We will, for the moment, merely mention that almost everyone (including Ashcroft) agrees that torturing inmates for confessions most often results in useless information being provided, since those being brutalized will say anything to stop the process. But the torturing continues, for reasons one can only speculate about, with horror.


Before moving on to those infamous torture-memos themselves, it might be a good time to remind ourselves -- as Senator Joe Biden did to Ashcroft the other day -- why the U.S and other countries many decades ago established the Geneva Conventions and, later, international anti-torture treaties.

As Biden said, his eyes flashing, his teeth bared in barely-concealed anger:

"There's a reason why we sign these treaties: to protect my son in the military. That's why we have these treaties, so when Americans are captured they are not tortured. That's the reason, in case anybody forgets it." (As if to underline that point, the group that took an American hostage the other day in Saudi Arabia said he would be treated the same way the U.S. soldiers treated prisoners in Abu Ghraib.)


Now Bush&Co. are claiming that those torture-memos were just working drafts, or philosophical speculations by government attorneys, never adopted into official policy, never turned into orders or laws. And, in the narrowest sense -- even though government actions to date have mirrored what was laid out in those documents -- they may be correct that Bush never explicitly signed a written order that said "go thou and torture." (Oral transmission is another matter, maybe something open-ended like "do what needs to be done" -- but how to prove that one?)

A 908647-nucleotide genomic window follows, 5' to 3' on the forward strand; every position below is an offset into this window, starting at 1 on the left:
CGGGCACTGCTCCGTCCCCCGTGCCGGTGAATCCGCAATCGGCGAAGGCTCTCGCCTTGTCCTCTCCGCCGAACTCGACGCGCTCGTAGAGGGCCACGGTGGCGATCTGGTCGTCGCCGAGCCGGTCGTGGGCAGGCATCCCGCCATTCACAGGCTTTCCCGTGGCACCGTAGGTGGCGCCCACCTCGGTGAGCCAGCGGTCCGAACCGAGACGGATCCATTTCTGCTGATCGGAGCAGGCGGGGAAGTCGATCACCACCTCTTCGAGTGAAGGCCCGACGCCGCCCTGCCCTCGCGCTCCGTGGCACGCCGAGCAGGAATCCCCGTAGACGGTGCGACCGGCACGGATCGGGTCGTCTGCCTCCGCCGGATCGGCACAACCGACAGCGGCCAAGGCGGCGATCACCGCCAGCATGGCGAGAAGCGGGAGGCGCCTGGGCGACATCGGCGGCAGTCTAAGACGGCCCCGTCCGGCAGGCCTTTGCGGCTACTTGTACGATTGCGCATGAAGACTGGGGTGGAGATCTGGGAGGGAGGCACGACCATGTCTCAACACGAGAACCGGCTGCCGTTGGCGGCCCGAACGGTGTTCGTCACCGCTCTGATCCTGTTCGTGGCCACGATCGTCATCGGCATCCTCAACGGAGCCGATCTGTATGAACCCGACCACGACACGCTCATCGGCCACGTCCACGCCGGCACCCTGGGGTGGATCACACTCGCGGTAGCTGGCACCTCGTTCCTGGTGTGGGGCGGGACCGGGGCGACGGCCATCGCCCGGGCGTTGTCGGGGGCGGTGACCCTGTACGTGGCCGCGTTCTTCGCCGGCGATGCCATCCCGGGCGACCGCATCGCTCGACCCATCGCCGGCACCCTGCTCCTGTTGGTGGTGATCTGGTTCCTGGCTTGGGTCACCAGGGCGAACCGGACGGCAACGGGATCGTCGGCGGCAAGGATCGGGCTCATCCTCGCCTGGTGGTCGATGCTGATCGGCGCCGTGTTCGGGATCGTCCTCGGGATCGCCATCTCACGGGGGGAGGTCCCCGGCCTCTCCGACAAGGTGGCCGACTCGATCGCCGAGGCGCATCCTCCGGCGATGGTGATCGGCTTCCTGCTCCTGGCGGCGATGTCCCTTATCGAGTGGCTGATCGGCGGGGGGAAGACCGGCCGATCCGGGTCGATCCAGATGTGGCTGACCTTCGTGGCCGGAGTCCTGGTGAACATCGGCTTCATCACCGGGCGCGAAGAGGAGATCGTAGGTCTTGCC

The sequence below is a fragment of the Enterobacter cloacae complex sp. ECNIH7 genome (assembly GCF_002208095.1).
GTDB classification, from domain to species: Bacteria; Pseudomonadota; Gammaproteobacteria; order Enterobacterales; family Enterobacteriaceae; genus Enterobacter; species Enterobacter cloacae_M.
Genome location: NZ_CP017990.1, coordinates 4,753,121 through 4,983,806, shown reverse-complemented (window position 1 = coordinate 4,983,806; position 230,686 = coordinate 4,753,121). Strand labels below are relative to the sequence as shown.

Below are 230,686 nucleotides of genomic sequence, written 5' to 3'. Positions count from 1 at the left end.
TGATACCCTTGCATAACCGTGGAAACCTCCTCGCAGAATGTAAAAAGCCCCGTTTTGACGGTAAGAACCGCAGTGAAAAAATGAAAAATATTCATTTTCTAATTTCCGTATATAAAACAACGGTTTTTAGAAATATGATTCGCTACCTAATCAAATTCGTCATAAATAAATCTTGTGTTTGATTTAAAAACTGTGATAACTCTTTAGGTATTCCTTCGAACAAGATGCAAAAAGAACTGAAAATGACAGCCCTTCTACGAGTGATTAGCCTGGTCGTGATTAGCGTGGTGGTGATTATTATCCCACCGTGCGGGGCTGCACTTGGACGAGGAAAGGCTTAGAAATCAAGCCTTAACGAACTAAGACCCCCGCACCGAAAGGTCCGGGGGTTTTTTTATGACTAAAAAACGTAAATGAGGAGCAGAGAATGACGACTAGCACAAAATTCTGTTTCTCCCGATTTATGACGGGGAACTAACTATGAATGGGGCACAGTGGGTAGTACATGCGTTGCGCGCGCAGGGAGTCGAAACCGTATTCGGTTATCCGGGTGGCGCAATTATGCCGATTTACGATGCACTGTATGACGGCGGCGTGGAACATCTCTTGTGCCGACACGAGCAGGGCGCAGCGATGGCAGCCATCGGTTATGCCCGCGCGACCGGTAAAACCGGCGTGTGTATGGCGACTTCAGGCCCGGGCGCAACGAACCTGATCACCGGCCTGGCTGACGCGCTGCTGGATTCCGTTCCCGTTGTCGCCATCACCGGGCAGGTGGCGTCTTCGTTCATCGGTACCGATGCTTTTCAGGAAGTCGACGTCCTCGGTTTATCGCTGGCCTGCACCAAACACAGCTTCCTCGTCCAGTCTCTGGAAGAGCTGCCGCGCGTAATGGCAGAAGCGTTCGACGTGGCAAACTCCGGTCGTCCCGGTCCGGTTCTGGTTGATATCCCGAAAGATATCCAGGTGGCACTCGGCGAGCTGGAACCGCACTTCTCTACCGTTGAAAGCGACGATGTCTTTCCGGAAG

But there was no need for an explicit order. The major players in the Bush Administration had been meeting on this sensitive subject for more than a year and a half, at least three major memoranda had been issued outlining ways to minimize legal jeopardy for torturers and those who authorized the torture, the torture was being carried out (sometimes to the point of death of the prisoners being interrogated), and there were no outcries from the press and public. So, from the Bush Administration's perspective, they were home free on the torture question.